Do false reports really “reinforce” the “reluctance” of sexual assault victims to report their experiences? Or could it be that because of the fantastically broad definitions used to include various sexual scenarios that make virtually all heterosexual encounters potentially “sexual assaults,” depending on what the “feelings” about the encounter by the female (like did she feel “disrespected”), that we have an overblown sense of the extent of the crime? It is because so many alleged sexual assaults fall under the category of “he-said, she-said” with differing interpretations of an encounter, the fear should be that too many men fall into the chasm between lies and what the monster that the media and public officials have created to protect themselves from attack from gender victim fanatics.
Such fanatics include Emily Renda, the University of Virginia’s project coordinator for sexual misconduct, policy and prevention, who was quoted in the Washington Post as asserting that “she didn't question ‘Jackie's’ credibility—because that wasn't her role.” What? Is she saying that the so-called victim’s role was to create the illusion that a crime had been committed, in order to “illuminate” the issue? No doubt Renda has a tougher job than she wishes, since most of what she has to work with is hearsay and unsubstantiated sob stories from the women’s studies department. In order to lend “substance” to her beliefs, a lie—especially a really big whopper—is infinitely preferable to the truth.
And for her part, Erdely hypocritically “apologized” to everyone except those who were the actual victims in her story: “I want to offer my deepest apologies: to Rolling Stone readers, to my Rolling Stone editors and colleagues, to the UVA community, and to any victims of sexual assault who may feel fearful as a result of my article. . . . In the case of Jackie and her account of her traumatic rape, I did not go far enough to verify her story.” She still cannot accept the probability that “Jackie” had lied to her through and through as suggested in the police investigation, and she was desperate to believe those lies. She is not “sorry” for reporting lies.
So Jackie’s “role” was not to tell the truth, but to tell as grotesque story as possible from "memory," regardless if it was true or not, in order to paint as broad a brush over as many people as possible to “prove” a “culture” of sexual assault on campus. Didn’t we learn anything from the Duke University Lacrosse case? As for Erdely, is putting her credibility in the toilet is how to persuade people to take her as seriously as she wishes, when she wants to create innocent victims in order to create false ones? Who can believe anything she writes about now without the suspicion that she has utter contempt for facts in the pursuit of a personal agenda?
Of course, pumping up an incident so that it overwhelms truth goes beyond gender. As we have seen in the Trayvon Martin and Michael Brown cases, the media and activists have little use for such inconvenient things like facts and context. The media exploits these incidents to disguise the fact that it ignores the problems that affect the lives of many people, like the lack of decent paying jobs, the on-going fact of job discrimination (which I will elaborate on in a future post), adequate health care if the extremist Right gets its way, and the like. Just play on emotions, and it will drown out everything else. The media did its duty, and it’s time to move on and ignore reality.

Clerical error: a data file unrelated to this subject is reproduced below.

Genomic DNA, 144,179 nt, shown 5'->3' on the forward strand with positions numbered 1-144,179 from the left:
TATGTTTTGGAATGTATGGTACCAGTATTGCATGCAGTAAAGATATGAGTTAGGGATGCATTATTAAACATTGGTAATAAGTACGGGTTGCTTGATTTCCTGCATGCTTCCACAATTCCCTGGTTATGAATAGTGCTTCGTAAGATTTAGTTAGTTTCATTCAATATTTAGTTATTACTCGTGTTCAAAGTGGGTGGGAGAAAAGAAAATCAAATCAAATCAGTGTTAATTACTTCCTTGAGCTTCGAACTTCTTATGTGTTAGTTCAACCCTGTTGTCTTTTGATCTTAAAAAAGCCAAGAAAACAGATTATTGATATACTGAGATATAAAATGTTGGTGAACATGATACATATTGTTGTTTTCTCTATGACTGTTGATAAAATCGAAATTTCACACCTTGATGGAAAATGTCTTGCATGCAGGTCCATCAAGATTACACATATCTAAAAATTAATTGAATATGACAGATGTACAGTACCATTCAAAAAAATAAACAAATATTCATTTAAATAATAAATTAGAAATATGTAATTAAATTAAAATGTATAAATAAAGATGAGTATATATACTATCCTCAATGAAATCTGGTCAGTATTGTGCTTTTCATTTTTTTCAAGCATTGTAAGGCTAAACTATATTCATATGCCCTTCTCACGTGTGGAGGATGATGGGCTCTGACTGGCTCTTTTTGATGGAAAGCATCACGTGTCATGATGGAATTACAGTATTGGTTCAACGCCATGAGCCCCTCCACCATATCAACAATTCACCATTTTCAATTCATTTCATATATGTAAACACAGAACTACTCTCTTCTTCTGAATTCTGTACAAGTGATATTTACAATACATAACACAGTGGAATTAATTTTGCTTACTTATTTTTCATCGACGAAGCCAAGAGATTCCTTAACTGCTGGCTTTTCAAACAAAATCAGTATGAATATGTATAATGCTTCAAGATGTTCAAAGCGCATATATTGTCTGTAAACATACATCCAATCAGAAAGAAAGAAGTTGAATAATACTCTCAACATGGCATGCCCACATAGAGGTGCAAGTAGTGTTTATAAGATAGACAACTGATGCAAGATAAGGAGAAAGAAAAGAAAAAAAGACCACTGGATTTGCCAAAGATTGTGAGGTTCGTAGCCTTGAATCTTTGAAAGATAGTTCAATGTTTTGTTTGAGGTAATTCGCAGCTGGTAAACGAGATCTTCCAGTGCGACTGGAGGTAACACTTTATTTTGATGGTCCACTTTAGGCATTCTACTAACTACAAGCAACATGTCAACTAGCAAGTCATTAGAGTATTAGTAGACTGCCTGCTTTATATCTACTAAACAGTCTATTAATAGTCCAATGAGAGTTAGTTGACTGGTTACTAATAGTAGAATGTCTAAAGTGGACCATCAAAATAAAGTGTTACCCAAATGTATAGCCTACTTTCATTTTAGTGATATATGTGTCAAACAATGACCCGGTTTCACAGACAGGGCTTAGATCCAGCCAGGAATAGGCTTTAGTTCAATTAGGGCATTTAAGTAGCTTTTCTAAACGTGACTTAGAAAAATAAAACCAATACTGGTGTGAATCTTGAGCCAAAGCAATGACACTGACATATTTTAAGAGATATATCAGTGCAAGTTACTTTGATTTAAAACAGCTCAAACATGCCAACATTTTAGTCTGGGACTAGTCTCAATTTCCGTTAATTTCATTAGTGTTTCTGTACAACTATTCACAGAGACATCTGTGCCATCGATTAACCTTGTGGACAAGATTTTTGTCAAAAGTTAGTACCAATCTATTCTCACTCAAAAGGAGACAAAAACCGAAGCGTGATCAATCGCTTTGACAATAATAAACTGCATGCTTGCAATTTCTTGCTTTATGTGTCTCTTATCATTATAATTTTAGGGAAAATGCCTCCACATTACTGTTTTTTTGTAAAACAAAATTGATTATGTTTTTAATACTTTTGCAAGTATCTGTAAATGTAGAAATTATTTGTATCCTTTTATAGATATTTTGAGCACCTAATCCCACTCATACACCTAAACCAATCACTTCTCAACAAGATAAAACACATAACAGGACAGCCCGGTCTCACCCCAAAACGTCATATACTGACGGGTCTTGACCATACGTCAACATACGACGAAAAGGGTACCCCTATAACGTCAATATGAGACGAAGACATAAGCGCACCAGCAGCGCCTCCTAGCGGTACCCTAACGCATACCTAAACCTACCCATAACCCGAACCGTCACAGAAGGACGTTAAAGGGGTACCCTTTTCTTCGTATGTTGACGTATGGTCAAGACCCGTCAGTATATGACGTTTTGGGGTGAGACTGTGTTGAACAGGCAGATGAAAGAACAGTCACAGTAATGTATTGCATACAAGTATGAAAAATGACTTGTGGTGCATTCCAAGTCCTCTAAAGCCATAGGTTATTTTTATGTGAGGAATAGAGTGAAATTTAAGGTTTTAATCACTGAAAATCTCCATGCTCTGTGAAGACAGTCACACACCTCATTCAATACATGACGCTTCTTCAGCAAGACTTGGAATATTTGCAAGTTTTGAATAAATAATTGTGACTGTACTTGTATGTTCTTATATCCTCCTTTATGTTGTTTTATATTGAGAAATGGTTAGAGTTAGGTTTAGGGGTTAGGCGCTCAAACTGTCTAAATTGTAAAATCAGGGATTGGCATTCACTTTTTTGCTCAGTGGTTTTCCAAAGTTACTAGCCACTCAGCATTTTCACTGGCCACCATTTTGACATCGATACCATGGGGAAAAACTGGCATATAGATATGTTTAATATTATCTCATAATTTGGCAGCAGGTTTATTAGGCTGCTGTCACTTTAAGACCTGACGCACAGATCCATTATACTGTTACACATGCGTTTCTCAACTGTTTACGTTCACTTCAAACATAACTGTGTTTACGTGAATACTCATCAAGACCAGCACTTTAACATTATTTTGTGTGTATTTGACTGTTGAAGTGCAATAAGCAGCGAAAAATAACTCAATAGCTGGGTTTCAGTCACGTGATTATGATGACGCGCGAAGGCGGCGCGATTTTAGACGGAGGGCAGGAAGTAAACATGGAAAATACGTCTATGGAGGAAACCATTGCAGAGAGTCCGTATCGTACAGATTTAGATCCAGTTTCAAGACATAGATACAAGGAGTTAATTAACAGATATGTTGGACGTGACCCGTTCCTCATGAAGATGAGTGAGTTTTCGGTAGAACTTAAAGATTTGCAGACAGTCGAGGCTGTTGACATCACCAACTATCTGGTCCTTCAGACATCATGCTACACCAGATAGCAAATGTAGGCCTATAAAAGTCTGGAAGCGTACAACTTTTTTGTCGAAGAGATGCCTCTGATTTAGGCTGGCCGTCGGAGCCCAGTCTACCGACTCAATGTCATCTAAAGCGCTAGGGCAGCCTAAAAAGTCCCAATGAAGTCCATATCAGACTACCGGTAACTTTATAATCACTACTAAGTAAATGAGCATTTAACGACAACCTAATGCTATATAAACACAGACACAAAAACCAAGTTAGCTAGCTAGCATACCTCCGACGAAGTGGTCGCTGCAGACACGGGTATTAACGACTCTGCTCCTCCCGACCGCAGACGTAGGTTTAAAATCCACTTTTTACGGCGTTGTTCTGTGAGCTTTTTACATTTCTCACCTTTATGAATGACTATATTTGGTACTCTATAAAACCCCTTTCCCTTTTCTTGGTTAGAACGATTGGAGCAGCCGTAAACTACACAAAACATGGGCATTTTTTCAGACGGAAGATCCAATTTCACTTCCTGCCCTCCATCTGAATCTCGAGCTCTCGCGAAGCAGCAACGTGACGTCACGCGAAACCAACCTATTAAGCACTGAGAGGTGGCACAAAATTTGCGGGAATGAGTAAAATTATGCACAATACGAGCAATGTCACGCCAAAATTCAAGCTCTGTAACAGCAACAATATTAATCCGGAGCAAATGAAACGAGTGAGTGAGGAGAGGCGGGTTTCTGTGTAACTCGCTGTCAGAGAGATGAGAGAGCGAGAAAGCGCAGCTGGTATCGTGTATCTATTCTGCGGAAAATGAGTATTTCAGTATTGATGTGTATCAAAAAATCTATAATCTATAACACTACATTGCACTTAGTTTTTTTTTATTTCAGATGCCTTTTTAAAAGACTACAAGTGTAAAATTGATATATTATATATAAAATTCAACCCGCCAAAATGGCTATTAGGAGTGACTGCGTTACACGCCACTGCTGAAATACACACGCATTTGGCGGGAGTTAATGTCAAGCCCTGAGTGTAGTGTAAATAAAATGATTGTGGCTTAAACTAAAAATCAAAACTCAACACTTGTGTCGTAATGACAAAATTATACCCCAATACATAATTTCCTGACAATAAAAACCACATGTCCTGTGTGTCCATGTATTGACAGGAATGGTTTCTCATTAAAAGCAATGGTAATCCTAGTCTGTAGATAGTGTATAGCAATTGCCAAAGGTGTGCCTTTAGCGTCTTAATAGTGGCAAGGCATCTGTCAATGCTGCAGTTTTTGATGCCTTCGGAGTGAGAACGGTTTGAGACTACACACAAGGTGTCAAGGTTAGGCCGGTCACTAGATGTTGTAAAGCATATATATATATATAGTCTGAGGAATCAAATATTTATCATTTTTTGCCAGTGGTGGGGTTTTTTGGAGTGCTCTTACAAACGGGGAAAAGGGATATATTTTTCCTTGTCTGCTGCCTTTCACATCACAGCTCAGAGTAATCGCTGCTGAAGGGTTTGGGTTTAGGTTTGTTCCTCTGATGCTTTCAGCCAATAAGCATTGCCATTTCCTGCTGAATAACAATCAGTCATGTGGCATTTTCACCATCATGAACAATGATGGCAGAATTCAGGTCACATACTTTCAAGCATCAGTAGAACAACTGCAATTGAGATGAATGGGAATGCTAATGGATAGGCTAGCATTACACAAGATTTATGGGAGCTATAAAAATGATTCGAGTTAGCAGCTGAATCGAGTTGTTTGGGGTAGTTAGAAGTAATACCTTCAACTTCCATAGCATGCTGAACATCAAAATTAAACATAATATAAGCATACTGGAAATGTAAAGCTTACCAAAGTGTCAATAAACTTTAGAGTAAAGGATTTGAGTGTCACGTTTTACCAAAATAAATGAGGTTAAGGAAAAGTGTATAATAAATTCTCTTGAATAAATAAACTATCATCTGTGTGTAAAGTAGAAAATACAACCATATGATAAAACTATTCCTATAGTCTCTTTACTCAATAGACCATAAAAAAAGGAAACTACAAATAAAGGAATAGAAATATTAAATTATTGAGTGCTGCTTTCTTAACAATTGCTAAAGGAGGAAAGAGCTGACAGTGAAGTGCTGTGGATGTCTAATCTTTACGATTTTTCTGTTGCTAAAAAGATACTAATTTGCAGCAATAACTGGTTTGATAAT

A week or so ago, gender victim fanatic and Seattle Times reporter Sara Jean Green wrote a story about some “months long” sting operation on a rundown motel that netted a few “pimps” and drug dealers. Of course, this was all part of the city, law enforcement and media campaign to portray prostitutes as “victims.” So I asked Green (or tried; my email to her was blocked) what made herself as a representative of media (along with the city and police) no less of a “pimp”? Is she going to help prostitutes (the vast majority who do not use “pimps” to find their “clients”) find alternative employment? Does she actually believe that most prostitutes are being “forced” to be so by “pimps,” and all you have to do is arrest pimps and johns and they will be “free” to find other employment?
Who is she trying to kid? No doubt herself and the like of mind. These “victims” most likely will continue to do what they are doing instead of, say, going to temp agency and getting started on the path to a legitimate job, because basically despite the sob stories they tell you, they are really just kind of indolent, preferring to work at a “job” that requires no special skills or annoying hiring process. When forced to explain themselves by phony moral media paladins, they seem to expect the kind of “help” from people like Green (or the city and police) that they never actually get. They are just used to satisfy some grudge people like Green harbor against, say, the “patriarchy” that she herself benefits from. She and all the rest of these “advocates” are just as much the victimizer as anybody else—perhaps more so because these “sex workers” don’t have immediate income prospects, and Green is unlikely to assist them personally in the matter. They are simply being used, and in the quest of a sensational story, it is the media that is doing the “pimping.”
Come to think of it, the media is in the business of “pimping.” It is only made worse when the person that is being “pimped” is exposed as a liar—and the “pimp” couldn’t care less.